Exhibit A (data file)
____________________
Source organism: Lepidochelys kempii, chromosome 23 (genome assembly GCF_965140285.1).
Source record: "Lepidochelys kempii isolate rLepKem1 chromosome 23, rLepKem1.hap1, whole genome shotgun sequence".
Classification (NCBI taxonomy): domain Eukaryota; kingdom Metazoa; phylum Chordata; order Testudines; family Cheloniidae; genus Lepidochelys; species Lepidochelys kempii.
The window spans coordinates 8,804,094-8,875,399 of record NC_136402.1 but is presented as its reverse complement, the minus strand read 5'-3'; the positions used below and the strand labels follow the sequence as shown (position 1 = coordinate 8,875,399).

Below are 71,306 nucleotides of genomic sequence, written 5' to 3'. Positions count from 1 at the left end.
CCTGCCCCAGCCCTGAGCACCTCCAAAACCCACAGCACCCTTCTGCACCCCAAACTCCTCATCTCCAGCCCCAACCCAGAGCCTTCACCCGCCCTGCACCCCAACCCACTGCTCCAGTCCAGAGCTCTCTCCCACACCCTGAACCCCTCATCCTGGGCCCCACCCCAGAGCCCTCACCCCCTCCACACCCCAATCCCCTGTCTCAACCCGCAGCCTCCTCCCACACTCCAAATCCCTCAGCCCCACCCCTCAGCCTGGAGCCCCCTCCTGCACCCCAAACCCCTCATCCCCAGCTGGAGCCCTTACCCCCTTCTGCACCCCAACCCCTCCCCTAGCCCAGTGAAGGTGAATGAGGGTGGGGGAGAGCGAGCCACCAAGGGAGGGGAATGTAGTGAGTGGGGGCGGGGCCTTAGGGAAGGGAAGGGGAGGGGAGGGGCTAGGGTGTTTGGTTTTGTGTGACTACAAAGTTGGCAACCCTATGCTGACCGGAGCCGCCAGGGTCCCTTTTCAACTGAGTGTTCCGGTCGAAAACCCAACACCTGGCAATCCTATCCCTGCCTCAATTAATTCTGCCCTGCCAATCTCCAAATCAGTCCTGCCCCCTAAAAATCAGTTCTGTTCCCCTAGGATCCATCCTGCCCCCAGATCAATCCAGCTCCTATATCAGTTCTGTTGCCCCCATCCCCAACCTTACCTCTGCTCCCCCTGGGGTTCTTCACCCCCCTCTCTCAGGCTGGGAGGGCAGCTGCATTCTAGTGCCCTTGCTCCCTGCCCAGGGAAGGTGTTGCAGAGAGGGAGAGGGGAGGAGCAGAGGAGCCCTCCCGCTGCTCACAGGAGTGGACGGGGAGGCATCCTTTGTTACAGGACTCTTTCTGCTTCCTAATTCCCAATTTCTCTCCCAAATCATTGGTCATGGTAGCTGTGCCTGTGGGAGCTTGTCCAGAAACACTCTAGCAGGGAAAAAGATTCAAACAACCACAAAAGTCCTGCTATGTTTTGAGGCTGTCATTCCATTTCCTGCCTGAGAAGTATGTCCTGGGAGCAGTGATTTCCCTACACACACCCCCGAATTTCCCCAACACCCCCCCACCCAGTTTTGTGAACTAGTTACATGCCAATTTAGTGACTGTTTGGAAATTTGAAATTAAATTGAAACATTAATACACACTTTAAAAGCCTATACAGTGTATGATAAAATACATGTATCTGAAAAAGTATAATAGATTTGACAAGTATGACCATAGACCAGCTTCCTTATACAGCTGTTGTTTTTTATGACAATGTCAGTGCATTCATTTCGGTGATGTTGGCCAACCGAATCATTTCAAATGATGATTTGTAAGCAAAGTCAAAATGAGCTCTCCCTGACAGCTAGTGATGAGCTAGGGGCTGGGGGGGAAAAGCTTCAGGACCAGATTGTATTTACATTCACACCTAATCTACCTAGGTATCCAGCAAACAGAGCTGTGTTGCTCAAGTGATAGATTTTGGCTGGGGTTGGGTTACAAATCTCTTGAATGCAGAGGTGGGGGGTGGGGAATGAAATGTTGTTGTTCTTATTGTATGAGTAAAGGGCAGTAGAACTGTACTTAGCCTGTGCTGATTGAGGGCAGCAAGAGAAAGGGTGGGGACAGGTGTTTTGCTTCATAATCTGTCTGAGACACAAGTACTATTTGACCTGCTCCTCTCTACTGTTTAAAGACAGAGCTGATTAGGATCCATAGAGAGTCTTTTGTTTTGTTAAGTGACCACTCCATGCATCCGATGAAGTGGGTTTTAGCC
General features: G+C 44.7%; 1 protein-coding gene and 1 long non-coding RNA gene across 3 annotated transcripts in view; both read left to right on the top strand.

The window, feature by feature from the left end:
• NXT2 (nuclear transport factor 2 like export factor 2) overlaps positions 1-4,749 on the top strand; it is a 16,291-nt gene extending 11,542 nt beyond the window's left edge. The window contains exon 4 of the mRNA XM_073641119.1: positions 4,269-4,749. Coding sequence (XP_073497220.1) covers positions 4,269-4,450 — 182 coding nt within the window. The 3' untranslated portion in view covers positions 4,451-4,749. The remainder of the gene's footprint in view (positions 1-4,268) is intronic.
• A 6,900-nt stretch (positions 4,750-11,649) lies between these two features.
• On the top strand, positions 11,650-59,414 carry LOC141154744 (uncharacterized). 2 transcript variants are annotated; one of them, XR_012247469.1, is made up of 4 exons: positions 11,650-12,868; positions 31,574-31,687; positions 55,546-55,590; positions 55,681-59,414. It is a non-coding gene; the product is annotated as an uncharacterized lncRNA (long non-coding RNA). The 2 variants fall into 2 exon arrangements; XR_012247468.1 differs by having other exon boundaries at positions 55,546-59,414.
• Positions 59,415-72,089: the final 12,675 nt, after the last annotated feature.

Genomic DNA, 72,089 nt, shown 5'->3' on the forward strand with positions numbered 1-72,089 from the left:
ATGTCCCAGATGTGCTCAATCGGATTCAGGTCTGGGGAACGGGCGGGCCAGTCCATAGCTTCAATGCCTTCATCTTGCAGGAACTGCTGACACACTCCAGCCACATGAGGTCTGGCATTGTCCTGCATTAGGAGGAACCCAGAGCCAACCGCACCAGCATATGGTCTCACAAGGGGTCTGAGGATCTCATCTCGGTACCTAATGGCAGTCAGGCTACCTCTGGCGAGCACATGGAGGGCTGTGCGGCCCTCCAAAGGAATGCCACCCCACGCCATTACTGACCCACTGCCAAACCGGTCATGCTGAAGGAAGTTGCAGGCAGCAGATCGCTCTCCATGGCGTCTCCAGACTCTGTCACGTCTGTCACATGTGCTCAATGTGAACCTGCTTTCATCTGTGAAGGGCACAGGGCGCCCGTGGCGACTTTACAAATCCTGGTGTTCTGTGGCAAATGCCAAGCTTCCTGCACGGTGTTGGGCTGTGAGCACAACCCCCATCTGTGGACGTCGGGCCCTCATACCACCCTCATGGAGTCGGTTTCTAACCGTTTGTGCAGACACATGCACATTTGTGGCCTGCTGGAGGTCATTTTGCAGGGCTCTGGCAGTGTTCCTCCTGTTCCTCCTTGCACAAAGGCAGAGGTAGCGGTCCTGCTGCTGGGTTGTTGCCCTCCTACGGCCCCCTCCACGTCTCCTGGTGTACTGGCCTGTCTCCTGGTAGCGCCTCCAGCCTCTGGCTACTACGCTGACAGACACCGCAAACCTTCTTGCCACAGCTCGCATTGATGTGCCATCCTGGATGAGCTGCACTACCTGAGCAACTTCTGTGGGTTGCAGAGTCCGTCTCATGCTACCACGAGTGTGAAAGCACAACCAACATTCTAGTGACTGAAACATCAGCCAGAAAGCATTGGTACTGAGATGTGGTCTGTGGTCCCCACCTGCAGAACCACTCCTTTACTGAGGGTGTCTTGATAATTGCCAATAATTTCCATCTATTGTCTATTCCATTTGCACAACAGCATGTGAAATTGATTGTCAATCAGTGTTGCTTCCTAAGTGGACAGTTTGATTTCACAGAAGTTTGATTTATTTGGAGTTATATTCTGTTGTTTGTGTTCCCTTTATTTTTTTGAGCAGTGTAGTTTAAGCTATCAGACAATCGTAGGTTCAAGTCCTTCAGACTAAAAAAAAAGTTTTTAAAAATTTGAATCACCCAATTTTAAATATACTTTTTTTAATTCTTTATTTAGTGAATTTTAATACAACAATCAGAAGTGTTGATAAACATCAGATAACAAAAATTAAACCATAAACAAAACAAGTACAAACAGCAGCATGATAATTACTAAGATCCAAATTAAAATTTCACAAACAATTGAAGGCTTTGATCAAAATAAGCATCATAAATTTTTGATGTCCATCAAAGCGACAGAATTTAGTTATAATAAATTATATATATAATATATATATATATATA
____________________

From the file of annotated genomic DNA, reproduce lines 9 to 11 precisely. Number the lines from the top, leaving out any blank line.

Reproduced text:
• NXT2 (nuclear transport factor 2 like export factor 2) overlaps positions 1-4,749 on the top strand; it is a 16,291-nt gene extending 11,542 nt beyond the window's left edge. The window contains exon 4 of the mRNA XM_073641119.1: positions 4,269-4,749. Coding sequence (XP_073497220.1) covers positions 4,269-4,450 — 182 coding nt within the window. The 3' untranslated portion in view covers positions 4,451-4,749. The remainder of the gene's footprint in view (positions 1-4,268) is intronic.
• A 6,900-nt stretch (positions 4,750-11,649) lies between these two features.
• On the top strand, positions 11,650-59,414 carry LOC141154744 (uncharacterized). 2 transcript variants are annotated; one of them, XR_012247469.1, is made up of 4 exons: positions 11,650-12,868; positions 31,574-31,687; positions 55,546-55,590; positions 55,681-59,414. It is a non-coding gene; the product is annotated as an uncharacterized lncRNA (long non-coding RNA). The 2 variants fall into 2 exon arrangements; XR_012247468.1 differs by having other exon boundaries at positions 55,546-59,414.